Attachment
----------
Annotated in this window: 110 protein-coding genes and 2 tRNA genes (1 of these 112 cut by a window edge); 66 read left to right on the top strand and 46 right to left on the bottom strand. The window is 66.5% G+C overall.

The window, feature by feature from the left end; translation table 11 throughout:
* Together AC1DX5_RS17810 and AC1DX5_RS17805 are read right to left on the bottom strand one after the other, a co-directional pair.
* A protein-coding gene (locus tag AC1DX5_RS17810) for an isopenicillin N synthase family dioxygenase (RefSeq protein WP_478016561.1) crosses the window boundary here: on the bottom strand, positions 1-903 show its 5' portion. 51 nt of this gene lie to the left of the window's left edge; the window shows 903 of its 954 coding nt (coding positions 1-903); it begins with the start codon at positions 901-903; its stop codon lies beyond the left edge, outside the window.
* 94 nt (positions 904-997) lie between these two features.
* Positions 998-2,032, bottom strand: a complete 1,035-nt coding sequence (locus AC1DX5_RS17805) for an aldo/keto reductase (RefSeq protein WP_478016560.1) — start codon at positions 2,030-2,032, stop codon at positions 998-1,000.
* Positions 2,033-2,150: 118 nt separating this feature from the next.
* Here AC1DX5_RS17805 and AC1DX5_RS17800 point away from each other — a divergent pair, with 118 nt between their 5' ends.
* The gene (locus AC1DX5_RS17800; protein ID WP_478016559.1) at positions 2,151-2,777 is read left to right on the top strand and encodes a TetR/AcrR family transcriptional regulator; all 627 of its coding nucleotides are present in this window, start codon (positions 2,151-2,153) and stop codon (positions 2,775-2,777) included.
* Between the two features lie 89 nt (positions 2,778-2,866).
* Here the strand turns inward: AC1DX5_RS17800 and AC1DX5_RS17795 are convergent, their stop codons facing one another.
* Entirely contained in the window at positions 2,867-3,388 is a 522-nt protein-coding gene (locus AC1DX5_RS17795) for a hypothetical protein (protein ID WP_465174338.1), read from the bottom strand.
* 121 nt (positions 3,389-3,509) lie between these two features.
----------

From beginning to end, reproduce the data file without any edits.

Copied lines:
Annotated in this window: 110 protein-coding genes and 2 tRNA genes (1 of these 112 cut by a window edge); 66 read left to right on the top strand and 46 right to left on the bottom strand. The window is 66.5% G+C overall.

The window, feature by feature from the left end; translation table 11 throughout:
* Together AC1DX5_RS17810 and AC1DX5_RS17805 are read right to left on the bottom strand one after the other, a co-directional pair.
* A protein-coding gene (locus tag AC1DX5_RS17810) for an isopenicillin N synthase family dioxygenase (RefSeq protein WP_478016561.1) crosses the window boundary here: on the bottom strand, positions 1-903 show its 5' portion. 51 nt of this gene lie to the left of the window's left edge; the window shows 903 of its 954 coding nt (coding positions 1-903); it begins with the start codon at positions 901-903; its stop codon lies beyond the left edge, outside the window.
* 94 nt (positions 904-997) lie between these two features.
* Positions 998-2,032, bottom strand: a complete 1,035-nt coding sequence (locus AC1DX5_RS17805) for an aldo/keto reductase (RefSeq protein WP_478016560.1) — start codon at positions 2,030-2,032, stop codon at positions 998-1,000.
* Positions 2,033-2,150: 118 nt separating this feature from the next.
* Here AC1DX5_RS17805 and AC1DX5_RS17800 point away from each other — a divergent pair, with 118 nt between their 5' ends.
* The gene (locus AC1DX5_RS17800; protein ID WP_478016559.1) at positions 2,151-2,777 is read left to right on the top strand and encodes a TetR/AcrR family transcriptional regulator; all 627 of its coding nucleotides are present in this window, start codon (positions 2,151-2,153) and stop codon (positions 2,775-2,777) included.
* Between the two features lie 89 nt (positions 2,778-2,866).
* Here the strand turns inward: AC1DX5_RS17800 and AC1DX5_RS17795 are convergent, their stop codons facing one another.
* Entirely contained in the window at positions 2,867-3,388 is a 522-nt protein-coding gene (locus AC1DX5_RS17795) for a hypothetical protein (protein ID WP_465174338.1), read from the bottom strand.
* 121 nt (positions 3,389-3,509) lie between these two features.